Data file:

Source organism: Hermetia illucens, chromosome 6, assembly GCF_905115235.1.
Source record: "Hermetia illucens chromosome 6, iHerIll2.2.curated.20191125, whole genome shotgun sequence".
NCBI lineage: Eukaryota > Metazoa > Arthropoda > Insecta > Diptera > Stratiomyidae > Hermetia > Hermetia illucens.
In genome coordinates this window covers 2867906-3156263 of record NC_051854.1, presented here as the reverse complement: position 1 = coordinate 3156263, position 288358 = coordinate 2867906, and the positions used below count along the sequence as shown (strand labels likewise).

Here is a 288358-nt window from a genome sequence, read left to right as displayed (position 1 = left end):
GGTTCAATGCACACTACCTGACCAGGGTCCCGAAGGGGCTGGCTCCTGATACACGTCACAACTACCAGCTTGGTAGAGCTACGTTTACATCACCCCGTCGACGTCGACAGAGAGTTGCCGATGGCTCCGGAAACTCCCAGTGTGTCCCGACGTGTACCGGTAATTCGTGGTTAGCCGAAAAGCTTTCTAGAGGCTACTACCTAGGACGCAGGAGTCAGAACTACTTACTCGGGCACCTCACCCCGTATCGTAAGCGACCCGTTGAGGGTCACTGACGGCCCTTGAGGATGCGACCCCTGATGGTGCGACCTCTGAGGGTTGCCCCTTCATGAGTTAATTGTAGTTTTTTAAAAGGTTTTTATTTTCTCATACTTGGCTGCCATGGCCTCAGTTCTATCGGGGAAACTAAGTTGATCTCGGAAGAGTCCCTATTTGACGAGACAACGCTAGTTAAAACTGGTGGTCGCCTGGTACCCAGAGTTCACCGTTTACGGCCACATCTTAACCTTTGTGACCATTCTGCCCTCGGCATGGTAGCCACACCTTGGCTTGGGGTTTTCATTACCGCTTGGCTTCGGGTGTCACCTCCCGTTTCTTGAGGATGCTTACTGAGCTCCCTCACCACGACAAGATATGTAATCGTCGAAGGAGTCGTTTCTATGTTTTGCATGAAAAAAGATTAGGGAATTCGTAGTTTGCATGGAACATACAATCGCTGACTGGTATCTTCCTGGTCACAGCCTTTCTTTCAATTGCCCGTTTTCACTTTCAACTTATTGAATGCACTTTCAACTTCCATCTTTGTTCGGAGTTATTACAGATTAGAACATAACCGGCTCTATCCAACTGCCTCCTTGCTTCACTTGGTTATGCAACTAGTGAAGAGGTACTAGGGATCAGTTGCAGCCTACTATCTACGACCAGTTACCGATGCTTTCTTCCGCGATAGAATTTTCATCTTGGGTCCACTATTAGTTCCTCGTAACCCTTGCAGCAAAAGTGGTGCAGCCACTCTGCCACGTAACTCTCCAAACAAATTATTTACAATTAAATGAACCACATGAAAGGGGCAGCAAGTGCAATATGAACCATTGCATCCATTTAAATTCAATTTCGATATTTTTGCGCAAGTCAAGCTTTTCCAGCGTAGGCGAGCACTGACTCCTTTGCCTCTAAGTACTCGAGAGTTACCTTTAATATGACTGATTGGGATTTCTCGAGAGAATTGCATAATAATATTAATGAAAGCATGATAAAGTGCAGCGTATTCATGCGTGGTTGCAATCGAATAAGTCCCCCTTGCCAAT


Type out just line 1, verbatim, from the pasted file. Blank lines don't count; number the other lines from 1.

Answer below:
Source organism: Hermetia illucens, chromosome 6, assembly GCF_905115235.1.